The lawsuit, filed Monday in Pulaski Circuit Court, challenges the state’s three-drug protocol, specifically the use of the sedative midazolam, which has been linked to several botched executions over the last 18 months.
The inmates, eight of whom are out of appeals, argue that they had a prior settlement with the state to be informed of the drug’s source, and that a new Arkansas law to protect lethal injection drug suppliers violates the state constitution’s law against new laws being passed to undermine a contract. Other states’ secrecy laws have withstood legal challenges but Arkansas’s prior agreement gives this suit unique leverage.
Concerns over the drug’s origins have fearful precedent. In recent years, as death penalty states saw their drugs of choice dry up, a full-blown black market for lethal injection compounds has blossomed, with law enforcement officials caught crossing state lines to hit up a pentobarbital dealer, like an addict slinking out to meet his/her connect. Executions become grisly spectacles with people in agony for hours shot up with drugs of vague origin and uncertain potency.
One potential source for these drugs is compounding pharmacies, companies with a uniquely tenuous relationship to consumer protection. Compounding pharmacies were originally labs that mostly mixed drugs tailored to one specific patient with needs too exact to be met by large-scale production companies; however, in recent years they’ve turned to mixing drugs on a much larger scale to counter local shortages.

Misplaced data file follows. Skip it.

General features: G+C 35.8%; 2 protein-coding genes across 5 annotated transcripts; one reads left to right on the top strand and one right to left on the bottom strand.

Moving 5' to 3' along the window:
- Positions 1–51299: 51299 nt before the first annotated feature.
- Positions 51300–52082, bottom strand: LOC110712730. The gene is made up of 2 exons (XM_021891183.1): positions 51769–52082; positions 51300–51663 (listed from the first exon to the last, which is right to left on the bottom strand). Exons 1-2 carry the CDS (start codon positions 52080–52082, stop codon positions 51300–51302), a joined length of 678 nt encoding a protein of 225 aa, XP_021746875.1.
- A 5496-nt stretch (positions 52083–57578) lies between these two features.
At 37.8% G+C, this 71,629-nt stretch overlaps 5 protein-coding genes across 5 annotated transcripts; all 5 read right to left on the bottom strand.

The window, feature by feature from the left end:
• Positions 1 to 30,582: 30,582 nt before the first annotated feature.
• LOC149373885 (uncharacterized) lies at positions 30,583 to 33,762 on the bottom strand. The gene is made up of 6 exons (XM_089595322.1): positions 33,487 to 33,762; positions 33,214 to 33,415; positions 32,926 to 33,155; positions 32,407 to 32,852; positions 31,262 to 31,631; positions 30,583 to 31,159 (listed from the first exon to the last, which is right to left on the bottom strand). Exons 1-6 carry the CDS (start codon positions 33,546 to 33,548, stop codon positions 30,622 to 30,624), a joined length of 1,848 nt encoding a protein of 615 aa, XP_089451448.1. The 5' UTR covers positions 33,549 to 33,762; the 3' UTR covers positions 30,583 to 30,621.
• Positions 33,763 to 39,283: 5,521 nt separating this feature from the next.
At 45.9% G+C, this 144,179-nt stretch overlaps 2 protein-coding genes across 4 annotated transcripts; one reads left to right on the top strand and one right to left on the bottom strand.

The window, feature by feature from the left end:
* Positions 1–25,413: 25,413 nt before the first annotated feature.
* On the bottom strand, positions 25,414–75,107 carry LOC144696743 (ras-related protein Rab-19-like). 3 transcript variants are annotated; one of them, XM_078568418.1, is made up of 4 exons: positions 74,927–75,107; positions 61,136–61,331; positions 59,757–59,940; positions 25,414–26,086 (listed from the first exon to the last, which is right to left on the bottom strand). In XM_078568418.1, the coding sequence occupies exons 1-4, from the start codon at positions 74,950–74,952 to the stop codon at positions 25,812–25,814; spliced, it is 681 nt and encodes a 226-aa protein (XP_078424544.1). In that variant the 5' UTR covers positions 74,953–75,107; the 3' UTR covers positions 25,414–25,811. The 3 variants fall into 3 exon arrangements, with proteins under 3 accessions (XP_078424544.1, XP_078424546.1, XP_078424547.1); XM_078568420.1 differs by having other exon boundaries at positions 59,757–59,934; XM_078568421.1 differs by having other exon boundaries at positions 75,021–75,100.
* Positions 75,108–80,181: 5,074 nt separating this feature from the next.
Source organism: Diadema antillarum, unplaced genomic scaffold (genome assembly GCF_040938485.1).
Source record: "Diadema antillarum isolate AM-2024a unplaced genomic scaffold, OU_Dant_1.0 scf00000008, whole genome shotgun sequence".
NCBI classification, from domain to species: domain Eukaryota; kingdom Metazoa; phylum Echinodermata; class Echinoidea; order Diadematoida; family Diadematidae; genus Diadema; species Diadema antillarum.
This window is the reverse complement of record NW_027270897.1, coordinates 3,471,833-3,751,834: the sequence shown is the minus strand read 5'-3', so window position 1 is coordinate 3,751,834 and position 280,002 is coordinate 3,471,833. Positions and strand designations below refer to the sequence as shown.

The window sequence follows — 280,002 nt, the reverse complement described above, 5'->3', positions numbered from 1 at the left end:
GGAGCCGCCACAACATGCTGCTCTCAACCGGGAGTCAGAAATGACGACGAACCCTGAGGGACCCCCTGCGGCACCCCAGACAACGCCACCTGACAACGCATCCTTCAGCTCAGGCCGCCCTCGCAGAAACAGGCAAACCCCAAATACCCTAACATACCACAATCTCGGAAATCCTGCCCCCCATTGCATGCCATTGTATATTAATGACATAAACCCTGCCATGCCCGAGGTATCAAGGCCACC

Compounded drugs are not subject to FDA approval and are not verified for safety or effectiveness, and the labs are instead left to be regulated by state medical boards. However, after one such lab in Massachusetts was uncovered as the source of a 2012 fungal meningitis outbreak that left 61 people dead, President Barack Obama signed a 2013 bill that allows for large-scale production facilities to register as outsourcing facilities subject to FDA regulation. It’s not exactly the kind of oversight that assures you every lab is making its cocktails on-point.
The International Compounding Pharmacy Association, which has yet to respond to interview requests from Inverse, has no official policy on supplying lethal injection drugs but provided this quote to Forbes for a 2014 story on the pharmaceutical group’s lack of opposition for the death penalty.
“IACP has taken no formal position on compounding pharmacies’ preparation of drugs used in executions. The pharmacy profession recognizes an individual practitioner’s right to refuse to dispense a medication based upon his or her personal, ethical and religious beliefs. In a very few cases, compounding pharmacies have been asked by state corrections agencies to assist in preparing drugs used in executions because pharmaceutical manufacturers have unilaterally restricted distribution.”
IACP believes state corrections agencies should work first with the pharmacy services providers — the companies that provide medications to prisoners within their systems — to source or compound drugs for executions before soliciting a traditional compounding pharmacy.”